Jazz plays over the Kelly Writers House stereo system, while a small crowd gathers waiting for slam poet Gabriel Ramirez. A group of students imitate popular slam poses. One girl stands with her palms upturned, “summoning the poem."
Imani Davis begins her introduction in the Arts Café, fondly recalling how she came to be friends with the first performer, Kassidi Jones, (C ‘18). As a member of the Excelano Project, Penn’s premier spoken word poetry group, Kassidi begins the night with a slam staple: a poem on something that bothers her. In this case, it’s the tendency to refer to black people as black bodies. Bodies implies being past, being an object, but Kassidi demands that she be understood as an individual—distinct, present, and alive.
The next performer, Gabriel Ramirez, is introduced not by focusing on his accolades and projects of which there are many. He was the 2012 Knicks Poetry Slam Champion and the 2013 National Poetry Youth Slam Champion, wrote, directed, and acted in an off broadway play, and has performed on Broadway. Rather, the introduction focused on the friendship and mentorship he has brought into Imani’s life. It is instantly possible to understand how the deeply personal bond would form. Even in speaking to the audience, Gabriel is honest, heartfelt, and achingly open.
He is dressed in his father’s old clothes. From the inside of his denim jacket, he draws out a pocket watch. One day, he will get it fixed. It is only a week since his father passed away—and for a while afterwards, his wardrobe will be made of only things he pulled from his dad’s closet.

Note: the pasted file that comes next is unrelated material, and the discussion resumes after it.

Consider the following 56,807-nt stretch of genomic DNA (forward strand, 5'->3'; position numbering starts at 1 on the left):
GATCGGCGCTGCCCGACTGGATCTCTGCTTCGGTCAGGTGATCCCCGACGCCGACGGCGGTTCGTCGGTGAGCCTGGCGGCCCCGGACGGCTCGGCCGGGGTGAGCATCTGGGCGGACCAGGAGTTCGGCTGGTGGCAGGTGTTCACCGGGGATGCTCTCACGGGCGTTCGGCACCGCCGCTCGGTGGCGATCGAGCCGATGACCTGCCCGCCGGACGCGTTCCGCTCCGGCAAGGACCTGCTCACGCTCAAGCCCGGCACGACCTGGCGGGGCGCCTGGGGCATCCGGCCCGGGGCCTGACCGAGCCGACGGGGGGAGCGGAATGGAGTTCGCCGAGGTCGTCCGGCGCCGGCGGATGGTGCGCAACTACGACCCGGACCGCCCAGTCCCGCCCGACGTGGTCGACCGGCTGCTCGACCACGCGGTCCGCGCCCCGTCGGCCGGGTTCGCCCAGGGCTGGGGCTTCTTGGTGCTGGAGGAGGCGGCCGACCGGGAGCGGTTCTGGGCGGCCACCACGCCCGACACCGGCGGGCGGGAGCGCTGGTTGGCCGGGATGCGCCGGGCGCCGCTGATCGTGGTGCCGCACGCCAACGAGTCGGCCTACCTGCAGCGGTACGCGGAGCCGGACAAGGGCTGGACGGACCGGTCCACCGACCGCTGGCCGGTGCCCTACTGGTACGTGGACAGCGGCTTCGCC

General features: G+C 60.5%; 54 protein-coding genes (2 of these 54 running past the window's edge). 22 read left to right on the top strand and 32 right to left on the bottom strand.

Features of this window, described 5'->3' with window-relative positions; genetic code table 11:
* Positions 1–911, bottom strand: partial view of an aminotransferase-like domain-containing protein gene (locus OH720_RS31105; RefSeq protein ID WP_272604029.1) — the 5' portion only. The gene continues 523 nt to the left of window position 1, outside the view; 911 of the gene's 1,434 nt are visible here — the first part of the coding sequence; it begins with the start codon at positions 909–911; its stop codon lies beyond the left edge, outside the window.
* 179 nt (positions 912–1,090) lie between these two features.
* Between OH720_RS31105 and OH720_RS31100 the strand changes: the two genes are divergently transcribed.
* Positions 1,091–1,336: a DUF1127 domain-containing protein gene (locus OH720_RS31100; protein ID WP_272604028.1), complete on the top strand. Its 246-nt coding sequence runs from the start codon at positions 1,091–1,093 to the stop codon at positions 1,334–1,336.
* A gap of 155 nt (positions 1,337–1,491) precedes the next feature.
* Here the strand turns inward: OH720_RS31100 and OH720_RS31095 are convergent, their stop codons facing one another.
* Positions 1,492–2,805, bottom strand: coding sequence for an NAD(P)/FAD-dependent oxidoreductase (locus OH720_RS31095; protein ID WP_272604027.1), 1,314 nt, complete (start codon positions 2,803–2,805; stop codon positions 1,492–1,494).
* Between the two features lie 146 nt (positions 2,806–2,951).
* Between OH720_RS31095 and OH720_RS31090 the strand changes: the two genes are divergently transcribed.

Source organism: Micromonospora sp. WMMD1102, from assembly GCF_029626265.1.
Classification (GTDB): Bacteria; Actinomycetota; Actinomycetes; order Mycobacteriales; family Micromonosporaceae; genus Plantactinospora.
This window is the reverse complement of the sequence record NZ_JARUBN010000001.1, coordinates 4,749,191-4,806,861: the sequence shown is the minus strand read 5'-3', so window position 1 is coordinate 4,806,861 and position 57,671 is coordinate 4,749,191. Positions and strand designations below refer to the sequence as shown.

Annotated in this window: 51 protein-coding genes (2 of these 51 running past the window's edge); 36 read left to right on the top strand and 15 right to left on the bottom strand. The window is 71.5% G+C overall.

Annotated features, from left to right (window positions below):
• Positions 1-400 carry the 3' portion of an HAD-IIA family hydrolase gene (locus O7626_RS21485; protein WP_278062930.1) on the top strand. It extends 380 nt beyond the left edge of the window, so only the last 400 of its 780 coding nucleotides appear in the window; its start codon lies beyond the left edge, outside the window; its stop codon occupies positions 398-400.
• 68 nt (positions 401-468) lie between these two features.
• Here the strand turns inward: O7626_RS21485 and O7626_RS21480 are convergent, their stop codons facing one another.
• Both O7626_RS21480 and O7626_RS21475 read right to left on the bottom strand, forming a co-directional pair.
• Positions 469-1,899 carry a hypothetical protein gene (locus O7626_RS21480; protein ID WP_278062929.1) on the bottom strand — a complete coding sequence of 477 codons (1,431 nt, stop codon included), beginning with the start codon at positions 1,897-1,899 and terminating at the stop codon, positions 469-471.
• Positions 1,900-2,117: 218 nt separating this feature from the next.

Gabriel’s poetry is infused with his mourning. His first series of his poems are dedicated to his brother, John, who was diagnosed with schizophrenia. The image of people with this mental illness stigmatizes them; often they are viewed as violent. But Gabriel knows better. His brother John was deluded that he was Jesus. He blessed old women and used his touch to cure aching bones. Gabriel’s poem does not always deny John’s belief; in fact he often uses it as a metaphor, but he explores the conflict that a religious family goes through when encountering beliefs that could be blasphemous.
Towards the end, Gabriel shifts. He is working on finding personal happiness and engaging in self care and concludes by saying “As an educator, I want you guys to make a list, if possible, of at least ten things that make you happy.”